Lenses! Lenses are one of the most important parts of my gear collection. I chose prime lenses for their low aperture capabilities and sharpness. My core lenses are the Canon 50mm 1.4, Sigma 35mm 1.4 (apparently sharper and definitely less expensive than its Canon counterpart), and the Canon 135mm 2.0. I sometimes use the Sigma 24mm 1.4 for extra-wide shots and the Canon 100mm 2.8 for macro shots.
If I had to only use one lens on a shoot, it would be the 50mm 1.4. Its length is great for causing little distortion and for creating a blurred background to help keep focus on the subject.
The 35mm 1.4 is a close second-favorite lens. I often shoot with two camera bodies, especially at weddings, and some combination of the 50, 35, and 135 are usually on my camera bodies! The 35mm is great for couples (or larger groups) because it deepens the focus plane a bit without loosing the beautiful, blurry background.
I don’t know what I ever did without the 135mm 2.0. I always, always use it during wedding ceremonies and during parties/receptions to be able to take authentic candids without people feeling like a camera is invading their space. I love to compose a shot around an person or two and just wait for them to laugh! This is one of the ways I get natural candids. Not to mention, the 135 makes beautiful couple portraits too and gives them a little extra space to just be with one another, since I’m farther away.
Flashes! I use Canon Speedlite 600EX-RT flashes. They are awesome because they sync wirelessly, which makes it easy for me to photograph receptions more naturally by having one flash on my camera, pointed at 45 degrees to bounce off the ceiling and walls, and another flash on a stand, high enough to not be too invasive to the guests’ experience when it flashes. I’ll write a full post about why I am so thankful I started bringing an off-camera flash to weddings soon!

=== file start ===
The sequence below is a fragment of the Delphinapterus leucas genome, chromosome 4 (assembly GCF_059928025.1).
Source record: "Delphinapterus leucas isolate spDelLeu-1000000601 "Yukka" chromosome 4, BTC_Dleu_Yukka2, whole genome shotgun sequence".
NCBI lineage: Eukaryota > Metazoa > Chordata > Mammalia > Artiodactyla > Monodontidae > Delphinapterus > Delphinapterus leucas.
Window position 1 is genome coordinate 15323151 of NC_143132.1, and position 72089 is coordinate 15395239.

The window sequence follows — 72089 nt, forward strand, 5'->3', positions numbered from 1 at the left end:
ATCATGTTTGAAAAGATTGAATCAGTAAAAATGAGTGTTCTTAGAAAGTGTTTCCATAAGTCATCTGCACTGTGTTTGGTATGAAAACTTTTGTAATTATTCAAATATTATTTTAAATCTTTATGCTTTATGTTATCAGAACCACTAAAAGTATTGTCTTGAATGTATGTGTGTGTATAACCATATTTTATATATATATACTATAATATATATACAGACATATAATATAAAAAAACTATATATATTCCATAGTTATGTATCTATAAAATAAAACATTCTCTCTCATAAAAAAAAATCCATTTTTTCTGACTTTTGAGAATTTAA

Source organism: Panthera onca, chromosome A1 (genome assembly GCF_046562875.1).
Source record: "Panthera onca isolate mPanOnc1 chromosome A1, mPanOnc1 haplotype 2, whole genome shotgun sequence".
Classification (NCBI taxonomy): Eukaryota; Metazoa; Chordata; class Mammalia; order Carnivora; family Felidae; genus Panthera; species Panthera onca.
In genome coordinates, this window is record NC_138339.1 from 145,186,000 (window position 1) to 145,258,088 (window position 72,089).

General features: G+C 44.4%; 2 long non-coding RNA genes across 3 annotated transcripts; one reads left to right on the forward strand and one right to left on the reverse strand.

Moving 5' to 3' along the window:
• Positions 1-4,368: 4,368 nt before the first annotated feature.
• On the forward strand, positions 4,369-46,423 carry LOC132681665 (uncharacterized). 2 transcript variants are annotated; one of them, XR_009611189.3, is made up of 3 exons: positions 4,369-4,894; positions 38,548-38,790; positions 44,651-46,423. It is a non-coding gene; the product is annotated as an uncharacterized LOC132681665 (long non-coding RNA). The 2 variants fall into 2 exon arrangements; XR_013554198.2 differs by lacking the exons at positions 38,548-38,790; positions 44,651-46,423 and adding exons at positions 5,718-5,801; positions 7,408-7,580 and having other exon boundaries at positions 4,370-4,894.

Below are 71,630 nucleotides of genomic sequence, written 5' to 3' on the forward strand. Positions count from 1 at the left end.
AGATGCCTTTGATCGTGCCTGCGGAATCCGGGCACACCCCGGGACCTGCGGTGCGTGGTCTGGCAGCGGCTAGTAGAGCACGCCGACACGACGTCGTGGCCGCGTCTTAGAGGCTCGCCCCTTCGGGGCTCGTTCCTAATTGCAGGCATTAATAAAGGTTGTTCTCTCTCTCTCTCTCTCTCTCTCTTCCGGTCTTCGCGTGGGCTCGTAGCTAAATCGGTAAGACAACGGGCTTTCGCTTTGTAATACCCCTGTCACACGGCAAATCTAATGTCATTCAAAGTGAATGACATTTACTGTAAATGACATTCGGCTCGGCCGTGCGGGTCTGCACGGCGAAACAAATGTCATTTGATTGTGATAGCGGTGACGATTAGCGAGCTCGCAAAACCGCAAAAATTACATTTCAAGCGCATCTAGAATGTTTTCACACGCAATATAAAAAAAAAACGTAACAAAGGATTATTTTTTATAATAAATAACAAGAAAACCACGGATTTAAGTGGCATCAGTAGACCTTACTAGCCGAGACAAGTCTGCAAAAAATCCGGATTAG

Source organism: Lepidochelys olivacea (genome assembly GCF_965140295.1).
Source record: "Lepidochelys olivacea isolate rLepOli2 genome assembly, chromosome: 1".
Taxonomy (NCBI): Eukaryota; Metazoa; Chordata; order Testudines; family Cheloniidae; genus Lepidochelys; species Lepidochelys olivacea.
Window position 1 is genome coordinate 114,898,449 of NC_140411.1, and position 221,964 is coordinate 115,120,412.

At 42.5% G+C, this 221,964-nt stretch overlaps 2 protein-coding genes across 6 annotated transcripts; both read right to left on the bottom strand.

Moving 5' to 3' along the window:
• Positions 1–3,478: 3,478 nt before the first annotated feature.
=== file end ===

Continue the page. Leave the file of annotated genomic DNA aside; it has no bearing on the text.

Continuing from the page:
Bags and accessories! On wedding days, I use an Ona backpack (for cameras and lenses, and smaller things like extra batteries and memory cards), a small Ona shoulder bag (for water, medicine, snacks, and other personal essentials), and a long, narrow Manfrotto bag (for my flashes, flash stand, rechargable AA batteries, and other lighting accessories). For small business or portrait sessions, I usually use my smaller Ona bag and pack 1-2 bodies, my 3 favorite lenses (50, 35, and 135), and no flashes, since I schedule these shoots around the day’s sunrise and sunset times.
A few of my favorite accessories are the Magmod flash diffusers and the Holdfast double strap. The Magmod gear lets me bounce my off-camera flash widely without an umbrella (which I wouldn’t mind, but they are much more obvious and bulky). The Holdfast strap lets me wear one camera on each side and balances out the weight, which definitely helps my back on long wedding days!
I also use two 128GB memory cards per camera. They are expensive, but I love them because by having all the day’s RAW files go to two 128GB cards, I never have to switch cards, miss a beat, or worry about the photos all being in one place. I normally don’t even open my camera’s card slot until I’m home from a wedding and about to put the photos on my hard drives!
Speaking of hard drives, I work off of Transcend 1TB portable drives from my Macbook Pro (hooked up to a monitor when I’m in the office), and back each of these 1TB drives up to 3TB Lacie drives. This system has consistently worked well for me! I also end my photo workflow by uploading each final set of edited JPG photos to Smugmug, where my clients can view their gallery and easily share the photos with family and friends. I also send wedding clients a pretty custom USB from USB Memory Direct so that they have another copy of the files.
I hope this post was helpful to you! Again, just drop me a line at firstname.lastname@example.org if you have more questions, and I’ll be happy to answer ASAP!